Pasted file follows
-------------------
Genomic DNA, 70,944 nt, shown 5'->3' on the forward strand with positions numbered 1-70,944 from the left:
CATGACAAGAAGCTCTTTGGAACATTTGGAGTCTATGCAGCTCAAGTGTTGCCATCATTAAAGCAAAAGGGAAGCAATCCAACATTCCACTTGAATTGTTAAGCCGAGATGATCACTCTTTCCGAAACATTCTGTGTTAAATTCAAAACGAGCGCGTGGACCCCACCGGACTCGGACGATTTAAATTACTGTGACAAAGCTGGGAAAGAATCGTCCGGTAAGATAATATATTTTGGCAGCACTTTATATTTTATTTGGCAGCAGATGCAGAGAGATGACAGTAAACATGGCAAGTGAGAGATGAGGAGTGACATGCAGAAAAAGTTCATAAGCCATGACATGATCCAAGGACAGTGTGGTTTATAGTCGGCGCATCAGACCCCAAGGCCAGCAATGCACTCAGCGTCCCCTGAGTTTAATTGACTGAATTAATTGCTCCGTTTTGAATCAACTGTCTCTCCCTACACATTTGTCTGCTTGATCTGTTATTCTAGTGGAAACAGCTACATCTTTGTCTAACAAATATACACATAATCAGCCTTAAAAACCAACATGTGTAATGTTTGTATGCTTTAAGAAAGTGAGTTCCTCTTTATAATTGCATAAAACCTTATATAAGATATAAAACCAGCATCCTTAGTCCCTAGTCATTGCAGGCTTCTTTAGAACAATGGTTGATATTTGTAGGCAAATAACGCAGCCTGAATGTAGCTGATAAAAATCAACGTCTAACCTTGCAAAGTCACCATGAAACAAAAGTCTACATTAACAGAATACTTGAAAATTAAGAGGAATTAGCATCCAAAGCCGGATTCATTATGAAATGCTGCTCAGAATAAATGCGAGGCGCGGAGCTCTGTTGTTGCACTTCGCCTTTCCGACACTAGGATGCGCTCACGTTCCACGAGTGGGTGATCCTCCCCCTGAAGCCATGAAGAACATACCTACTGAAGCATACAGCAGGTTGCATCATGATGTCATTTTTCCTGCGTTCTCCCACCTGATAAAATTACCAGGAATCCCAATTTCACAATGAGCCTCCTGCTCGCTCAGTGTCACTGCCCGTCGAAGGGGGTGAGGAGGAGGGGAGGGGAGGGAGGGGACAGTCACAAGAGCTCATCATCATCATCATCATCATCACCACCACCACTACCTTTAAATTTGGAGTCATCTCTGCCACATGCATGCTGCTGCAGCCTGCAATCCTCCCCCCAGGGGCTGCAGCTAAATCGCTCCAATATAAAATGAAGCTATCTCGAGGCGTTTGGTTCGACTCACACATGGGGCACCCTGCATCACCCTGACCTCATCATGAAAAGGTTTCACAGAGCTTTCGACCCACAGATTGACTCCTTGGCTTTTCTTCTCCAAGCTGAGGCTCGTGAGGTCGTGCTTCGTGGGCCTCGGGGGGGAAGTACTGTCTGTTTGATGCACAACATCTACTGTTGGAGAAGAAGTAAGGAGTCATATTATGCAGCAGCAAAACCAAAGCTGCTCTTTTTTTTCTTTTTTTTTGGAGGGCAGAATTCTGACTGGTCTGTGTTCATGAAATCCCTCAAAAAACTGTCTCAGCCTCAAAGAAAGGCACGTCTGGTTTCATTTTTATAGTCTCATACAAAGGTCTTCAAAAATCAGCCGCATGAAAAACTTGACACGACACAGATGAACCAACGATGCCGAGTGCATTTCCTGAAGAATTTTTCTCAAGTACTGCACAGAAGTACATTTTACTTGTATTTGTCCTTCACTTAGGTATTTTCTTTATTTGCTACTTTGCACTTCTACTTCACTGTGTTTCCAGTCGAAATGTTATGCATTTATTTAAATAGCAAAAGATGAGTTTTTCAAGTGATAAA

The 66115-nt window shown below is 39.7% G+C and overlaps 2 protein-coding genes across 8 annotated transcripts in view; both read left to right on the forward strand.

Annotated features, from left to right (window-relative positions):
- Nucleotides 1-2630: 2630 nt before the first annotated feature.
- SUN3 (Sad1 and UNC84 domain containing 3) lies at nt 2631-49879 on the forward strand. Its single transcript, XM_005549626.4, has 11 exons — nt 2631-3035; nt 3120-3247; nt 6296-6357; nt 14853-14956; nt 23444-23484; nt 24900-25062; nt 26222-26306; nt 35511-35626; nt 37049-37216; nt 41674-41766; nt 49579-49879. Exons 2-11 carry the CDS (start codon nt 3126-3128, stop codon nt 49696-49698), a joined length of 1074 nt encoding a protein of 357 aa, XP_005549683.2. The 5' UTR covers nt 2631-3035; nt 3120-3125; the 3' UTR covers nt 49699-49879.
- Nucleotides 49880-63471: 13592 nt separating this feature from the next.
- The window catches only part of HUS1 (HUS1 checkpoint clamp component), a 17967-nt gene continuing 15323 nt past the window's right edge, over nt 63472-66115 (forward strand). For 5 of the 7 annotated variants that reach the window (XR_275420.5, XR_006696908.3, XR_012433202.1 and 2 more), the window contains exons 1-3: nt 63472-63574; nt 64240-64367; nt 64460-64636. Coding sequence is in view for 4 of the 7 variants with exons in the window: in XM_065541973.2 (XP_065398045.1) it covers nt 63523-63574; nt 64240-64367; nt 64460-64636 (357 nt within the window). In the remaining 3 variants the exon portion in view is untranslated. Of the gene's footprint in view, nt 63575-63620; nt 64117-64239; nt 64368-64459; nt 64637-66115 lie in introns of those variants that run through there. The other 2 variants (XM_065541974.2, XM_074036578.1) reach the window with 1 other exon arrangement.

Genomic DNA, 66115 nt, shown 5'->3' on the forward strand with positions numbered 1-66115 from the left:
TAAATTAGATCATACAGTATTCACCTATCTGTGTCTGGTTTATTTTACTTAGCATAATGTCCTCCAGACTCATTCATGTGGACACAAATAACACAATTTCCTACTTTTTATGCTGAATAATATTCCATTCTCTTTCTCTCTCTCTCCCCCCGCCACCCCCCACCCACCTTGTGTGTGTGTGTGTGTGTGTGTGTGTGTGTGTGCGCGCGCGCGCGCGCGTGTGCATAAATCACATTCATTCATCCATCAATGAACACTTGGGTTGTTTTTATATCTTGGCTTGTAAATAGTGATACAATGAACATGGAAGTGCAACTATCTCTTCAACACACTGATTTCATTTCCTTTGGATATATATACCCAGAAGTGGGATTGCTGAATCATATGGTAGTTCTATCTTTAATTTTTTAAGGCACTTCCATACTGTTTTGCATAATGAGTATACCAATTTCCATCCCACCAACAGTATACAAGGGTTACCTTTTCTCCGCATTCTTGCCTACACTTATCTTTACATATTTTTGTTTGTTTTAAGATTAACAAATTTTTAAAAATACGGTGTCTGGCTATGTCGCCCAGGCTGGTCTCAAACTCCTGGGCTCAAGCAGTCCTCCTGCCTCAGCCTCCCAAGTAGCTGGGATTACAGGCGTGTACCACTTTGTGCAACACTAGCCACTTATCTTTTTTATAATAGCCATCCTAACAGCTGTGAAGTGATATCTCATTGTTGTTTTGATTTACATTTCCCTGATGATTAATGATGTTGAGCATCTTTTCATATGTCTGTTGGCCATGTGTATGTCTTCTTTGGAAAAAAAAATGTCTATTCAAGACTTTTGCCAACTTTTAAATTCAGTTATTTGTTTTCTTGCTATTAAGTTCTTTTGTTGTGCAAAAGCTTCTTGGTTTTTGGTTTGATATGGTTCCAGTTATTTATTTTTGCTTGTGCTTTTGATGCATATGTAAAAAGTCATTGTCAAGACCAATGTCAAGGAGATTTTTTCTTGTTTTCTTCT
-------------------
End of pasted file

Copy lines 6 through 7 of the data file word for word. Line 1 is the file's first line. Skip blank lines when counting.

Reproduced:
- SUN3 (Sad1 and UNC84 domain containing 3) lies at nt 2631-49879 on the forward strand. Its single transcript, XM_005549626.4, has 11 exons — nt 2631-3035; nt 3120-3247; nt 6296-6357; nt 14853-14956; nt 23444-23484; nt 24900-25062; nt 26222-26306; nt 35511-35626; nt 37049-37216; nt 41674-41766; nt 49579-49879. Exons 2-11 carry the CDS (start codon nt 3126-3128, stop codon nt 49696-49698), a joined length of 1074 nt encoding a protein of 357 aa, XP_005549683.2. The 5' UTR covers nt 2631-3035; nt 3120-3125; the 3' UTR covers nt 49699-49879.
- Nucleotides 49880-63471: 13592 nt separating this feature from the next.